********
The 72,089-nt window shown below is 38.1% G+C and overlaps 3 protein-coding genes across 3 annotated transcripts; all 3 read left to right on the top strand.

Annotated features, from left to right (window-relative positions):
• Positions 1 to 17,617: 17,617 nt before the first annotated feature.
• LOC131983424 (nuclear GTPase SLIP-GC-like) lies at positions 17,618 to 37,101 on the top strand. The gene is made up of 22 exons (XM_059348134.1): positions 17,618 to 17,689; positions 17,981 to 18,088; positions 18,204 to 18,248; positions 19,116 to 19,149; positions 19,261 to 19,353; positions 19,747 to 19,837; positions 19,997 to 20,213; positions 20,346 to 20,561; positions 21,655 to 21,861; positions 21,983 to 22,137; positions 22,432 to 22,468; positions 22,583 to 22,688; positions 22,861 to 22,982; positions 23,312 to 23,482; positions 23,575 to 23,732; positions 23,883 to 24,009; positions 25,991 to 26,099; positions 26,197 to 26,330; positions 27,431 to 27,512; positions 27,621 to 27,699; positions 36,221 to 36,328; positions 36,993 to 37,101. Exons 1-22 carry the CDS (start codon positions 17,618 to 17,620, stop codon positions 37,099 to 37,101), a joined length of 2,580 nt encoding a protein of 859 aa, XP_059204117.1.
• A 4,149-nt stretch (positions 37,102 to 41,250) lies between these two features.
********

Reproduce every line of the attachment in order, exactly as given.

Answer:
The 72,089-nt window shown below is 38.1% G+C and overlaps 3 protein-coding genes across 3 annotated transcripts; all 3 read left to right on the top strand.

Annotated features, from left to right (window-relative positions):
• Positions 1 to 17,617: 17,617 nt before the first annotated feature.
• LOC131983424 (nuclear GTPase SLIP-GC-like) lies at positions 17,618 to 37,101 on the top strand. The gene is made up of 22 exons (XM_059348134.1): positions 17,618 to 17,689; positions 17,981 to 18,088; positions 18,204 to 18,248; positions 19,116 to 19,149; positions 19,261 to 19,353; positions 19,747 to 19,837; positions 19,997 to 20,213; positions 20,346 to 20,561; positions 21,655 to 21,861; positions 21,983 to 22,137; positions 22,432 to 22,468; positions 22,583 to 22,688; positions 22,861 to 22,982; positions 23,312 to 23,482; positions 23,575 to 23,732; positions 23,883 to 24,009; positions 25,991 to 26,099; positions 26,197 to 26,330; positions 27,431 to 27,512; positions 27,621 to 27,699; positions 36,221 to 36,328; positions 36,993 to 37,101. Exons 1-22 carry the CDS (start codon positions 17,618 to 17,620, stop codon positions 37,099 to 37,101), a joined length of 2,580 nt encoding a protein of 859 aa, XP_059204117.1.
• A 4,149-nt stretch (positions 37,102 to 41,250) lies between these two features.